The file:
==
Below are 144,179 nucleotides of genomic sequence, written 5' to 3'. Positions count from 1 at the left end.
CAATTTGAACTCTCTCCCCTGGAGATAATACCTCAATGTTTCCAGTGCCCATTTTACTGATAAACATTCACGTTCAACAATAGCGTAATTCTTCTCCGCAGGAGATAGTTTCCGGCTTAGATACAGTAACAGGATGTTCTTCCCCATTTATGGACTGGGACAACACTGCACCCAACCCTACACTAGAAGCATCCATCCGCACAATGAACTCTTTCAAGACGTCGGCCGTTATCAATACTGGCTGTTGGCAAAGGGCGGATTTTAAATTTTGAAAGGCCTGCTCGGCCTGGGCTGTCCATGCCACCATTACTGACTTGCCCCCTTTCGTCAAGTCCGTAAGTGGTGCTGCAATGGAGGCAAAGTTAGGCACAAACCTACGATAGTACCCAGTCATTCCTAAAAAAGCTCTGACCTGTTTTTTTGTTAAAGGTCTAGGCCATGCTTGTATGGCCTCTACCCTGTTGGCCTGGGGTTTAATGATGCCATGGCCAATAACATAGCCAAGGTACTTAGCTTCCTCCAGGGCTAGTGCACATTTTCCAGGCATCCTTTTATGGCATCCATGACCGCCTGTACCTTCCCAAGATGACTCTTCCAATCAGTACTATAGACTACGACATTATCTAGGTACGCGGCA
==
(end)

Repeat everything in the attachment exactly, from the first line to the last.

Below are 144,179 nucleotides of genomic sequence, written 5' to 3'. Positions count from 1 at the left end.
CAATTTGAACTCTCTCCCCTGGAGATAATACCTCAATGTTTCCAGTGCCCATTTTACTGATAAACATTCACGTTCAACAATAGCGTAATTCTTCTCCGCAGGAGATAGTTTCCGGCTTAGATACAGTAACAGGATGTTCTTCCCCATTTATGGACTGGGACAACACTGCACCCAACCCTACACTAGAAGCATCCATCCGCACAATGAACTCTTTCAAGACGTCGGCCGTTATCAATACTGGCTGTTGGCAAAGGGCGGATTTTAAATTTTGAAAGGCCTGCTCGGCCTGGGCTGTCCATGCCACCATTACTGACTTGCCCCCTTTCGTCAAGTCCGTAAGTGGTGCTGCAATGGAGGCAAAGTTAGGCACAAACCTACGATAGTACCCAGTCATTCCTAAAAAAGCTCTGACCTGTTTTTTTGTTAAAGGTCTAGGCCATGCTTGTATGGCCTCTACCCTGTTGGCCTGGGGTTTAATGATGCCATGGCCAATAACATAGCCAAGGTACTTAGCTTCCTCCAGGGCTAGTGCACATTTTCCAGGCATCCTTTTATGGCATCCATGACCGCCTGTACCTTCCCAAGATGACTCTTCCAATCAGTACTATAGACTACGACATTATCTAGGTACGCGGCA